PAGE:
Figures have revealed that the number of drug users seeking help in the Borders has increased by 75 per cent in five years.
In 2011/12 a total of 222 new individuals were referred to specialist drug services in the area, up from 128 in 2006/07, according to NHS Scotland.
In the last financial year, over half of those getting help locally had been referred by healthcare services, with almost a third self-referring.
An NHS Borders spokeswoman said: “The main increase came between 06/07 and 07/08, but we’ve maintained similar numbers since. It’s very positive that people are continuing to access our services in order that we can provide the support they require.
“As well as the positive difference accessing a service can make to an individual and their families, there is evidence to show that it is cost effective to enable people into services.”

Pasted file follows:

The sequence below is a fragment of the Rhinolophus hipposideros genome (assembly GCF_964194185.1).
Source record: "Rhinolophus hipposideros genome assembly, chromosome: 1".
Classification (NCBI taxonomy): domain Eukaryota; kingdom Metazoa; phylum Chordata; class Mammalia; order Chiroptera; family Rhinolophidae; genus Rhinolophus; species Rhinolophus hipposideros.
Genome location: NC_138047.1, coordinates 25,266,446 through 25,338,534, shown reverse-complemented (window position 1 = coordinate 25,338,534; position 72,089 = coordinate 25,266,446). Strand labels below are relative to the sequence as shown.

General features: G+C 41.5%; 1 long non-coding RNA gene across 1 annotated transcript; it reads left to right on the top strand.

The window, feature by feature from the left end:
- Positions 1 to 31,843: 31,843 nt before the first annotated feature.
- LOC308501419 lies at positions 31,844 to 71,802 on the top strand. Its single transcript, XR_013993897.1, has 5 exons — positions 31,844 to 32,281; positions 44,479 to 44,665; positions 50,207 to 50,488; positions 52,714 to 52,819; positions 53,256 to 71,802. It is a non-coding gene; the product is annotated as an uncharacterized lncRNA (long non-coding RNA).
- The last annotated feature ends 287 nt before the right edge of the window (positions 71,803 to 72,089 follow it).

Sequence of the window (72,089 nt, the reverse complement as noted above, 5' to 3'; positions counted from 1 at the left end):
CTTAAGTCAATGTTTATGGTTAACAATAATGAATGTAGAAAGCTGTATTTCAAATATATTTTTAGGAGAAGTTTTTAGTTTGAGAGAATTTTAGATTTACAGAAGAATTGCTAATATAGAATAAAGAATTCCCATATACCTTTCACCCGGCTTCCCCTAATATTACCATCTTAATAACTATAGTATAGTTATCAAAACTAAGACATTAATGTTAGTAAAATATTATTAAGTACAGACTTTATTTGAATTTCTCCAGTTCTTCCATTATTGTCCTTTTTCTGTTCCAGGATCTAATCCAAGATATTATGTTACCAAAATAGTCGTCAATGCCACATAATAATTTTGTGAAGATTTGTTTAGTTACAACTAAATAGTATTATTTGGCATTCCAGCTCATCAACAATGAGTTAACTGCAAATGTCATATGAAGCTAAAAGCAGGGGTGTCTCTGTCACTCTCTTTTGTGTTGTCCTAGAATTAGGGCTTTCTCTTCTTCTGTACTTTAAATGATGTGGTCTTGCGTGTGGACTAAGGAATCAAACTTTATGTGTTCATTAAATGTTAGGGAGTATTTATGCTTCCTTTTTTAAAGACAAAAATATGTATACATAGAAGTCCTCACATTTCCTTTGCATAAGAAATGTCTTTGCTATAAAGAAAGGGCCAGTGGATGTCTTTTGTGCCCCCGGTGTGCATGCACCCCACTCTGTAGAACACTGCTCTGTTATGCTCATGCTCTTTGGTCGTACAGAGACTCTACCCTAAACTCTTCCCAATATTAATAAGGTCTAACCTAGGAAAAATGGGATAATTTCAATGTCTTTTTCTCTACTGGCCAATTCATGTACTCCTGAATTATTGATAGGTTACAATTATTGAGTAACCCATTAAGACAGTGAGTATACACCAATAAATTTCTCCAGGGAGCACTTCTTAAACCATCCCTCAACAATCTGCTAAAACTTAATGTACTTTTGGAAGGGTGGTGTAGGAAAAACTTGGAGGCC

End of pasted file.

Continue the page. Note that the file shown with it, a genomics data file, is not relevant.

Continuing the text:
Almost 30 per cent of the 222 reported having mental health issues associated with drug use, while 28 per cent had physical health difficulties due to drug use.
Almost 70 per cent of those seeking help last year were users of illegal drugs, mainly heroin and cannabis.
And, of 150 who responded to a questionnaire, 16 per cent funded their drug use through crime, with 63 per cent using benefit money to buy drugs.